Just Start (7): Be Close to the Suffering

A new video in the series on the works of mercy, for the Jubilee of Mercy. People from the U.S., Germany, Brazil and Chile talk about their efforts to assist those who are suffering.

Just Start

Suggestions for action

— Seek information about institutions that care for the elderly, the sick, children or immigrants, and to the extent possible provide your personal assistance and prayer.

— Look for specific people around you in need of special care, affection or good advice, and try to find ways to serve them.

— Care for a sick person in your home with a true spirit of service: preparing meals, accompanying them, showing affection, etc.

— Consider how to explain to a sick person, with refinement, the sanctifying and redemptive value of their circumstances: their prayer, before God, has immense value.

— In your personal prayer, consider how you treat those you live with you, seeking ways to be more affectionate and to offer appropriate advice.

Quotes from Sacred Scripture to reflect on

— Blessed be the God and Father of our Lord Jesus Christ, the Father of mercies and God of all comfort, who comforts us in all our affliction, so that we may be able to comfort those who are in any affliction, with the comfort with which we ourselves are comforted by God (2 Cor 1:3-4).

— I myself am satisfied about you, my brethren, that you yourselves are full of goodness, filled with all knowledge, and able to instruct one another (Rom 15:14).

— Then Jesus told his disciples, “If any man would come after me, let him deny himself and take up his cross and follow me. For whoever would save his life will lose it, and whoever loses his life for my sake will find it” (Mt 16:24-25).

Quotes from Pope Francis to reflect on

— We cannot be messengers of God’s comfort if we do not first feel the joy of being comforted and loved by Him. This happens especially when we hear his Word, the Gospel, which we should carry in our pocket: do not forget this! The Gospel in your pocket or purse, to read regularly. And this gives us comfort: when we abide in silent prayer in his presence, when we encounter Him in the Eucharist or in the Sacrament of Reconciliation. All this comforts us (Angelus, 7 December 2014).

— The Lord does not only speak to us in the intimacy of the heart; yes, he speaks to us, but not only there; he also speaks to us through the voice and witness of the brethren. It is truly a great gift to be able to meet men and women of faith who, especially in the most complicated and important stages of our lives, help us to bring light to our heart and to recognize the Lord’s will! (Audience, 7 May 2014).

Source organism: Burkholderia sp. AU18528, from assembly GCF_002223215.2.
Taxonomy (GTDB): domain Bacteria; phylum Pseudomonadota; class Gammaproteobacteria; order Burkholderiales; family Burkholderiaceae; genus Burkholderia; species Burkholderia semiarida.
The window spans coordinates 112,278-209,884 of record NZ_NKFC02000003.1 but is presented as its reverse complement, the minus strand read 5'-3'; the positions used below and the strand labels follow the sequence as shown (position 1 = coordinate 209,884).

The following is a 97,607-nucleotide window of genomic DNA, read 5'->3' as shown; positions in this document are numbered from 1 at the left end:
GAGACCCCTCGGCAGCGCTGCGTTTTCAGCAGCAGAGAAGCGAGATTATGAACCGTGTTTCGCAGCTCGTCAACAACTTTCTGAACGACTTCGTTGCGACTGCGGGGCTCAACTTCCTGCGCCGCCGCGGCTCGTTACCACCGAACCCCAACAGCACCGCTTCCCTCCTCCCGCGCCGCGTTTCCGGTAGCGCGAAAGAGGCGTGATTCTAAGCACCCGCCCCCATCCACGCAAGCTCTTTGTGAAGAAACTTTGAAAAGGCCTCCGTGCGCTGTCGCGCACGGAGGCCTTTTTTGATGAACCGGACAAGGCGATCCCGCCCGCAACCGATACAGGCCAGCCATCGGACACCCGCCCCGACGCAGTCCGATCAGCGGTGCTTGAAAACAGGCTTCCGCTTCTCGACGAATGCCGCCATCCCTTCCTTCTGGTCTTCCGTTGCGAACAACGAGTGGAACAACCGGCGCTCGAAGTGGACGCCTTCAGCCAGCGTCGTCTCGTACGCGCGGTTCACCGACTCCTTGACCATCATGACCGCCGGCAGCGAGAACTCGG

— Always seek to make your gaze one of welcome, offering a helping hand that elevates and sustains, a word of comfort, a tender embrace. Do not become discouraged because of difficulties and fatigue, but continue to give of your time, your smile and your love to your brothers and sisters who are in need. May every sick and frail person see in your faces the face of Jesus, and may you come to see Christ’s own flesh in every suffering person (Address, 9 November 2013).

Quotes from Saint Josemaria to reflect on

— I have a sick person waiting for me, and I have no right to make someone who is sick wait, since that person is Christ (November 1972).

— Those well-timed words, whispered into the ear of your wavering friend; the helpful conversation that you managed to start at the right moment; the ready professional advice that improves his university work; the discreet indiscretion by which you open up unexpected horizons for his zeal. This all forms part of the “apostolate of friendship” (The Way, no. 973).

— The spread of social remedies against the plagues of suffering or poverty ... can never replace (because these social remedies are on another plane) the effective tenderness, both human and supernatural, of our direct personal contact with our neighbor: with that poor person in a nearby neighborhood, with that other sick person who is suffering in an immense hospital; or with that other person, perhaps rich, who is in need of a bit of affectionate conversation, a Christian friendship to ease their loneliness (Letter, 24 October 1942).

— When you are ill, offer up your sufferings with love, and they will turn into incense rising up in God’s honour, and making you holy (The Forge, no. 791).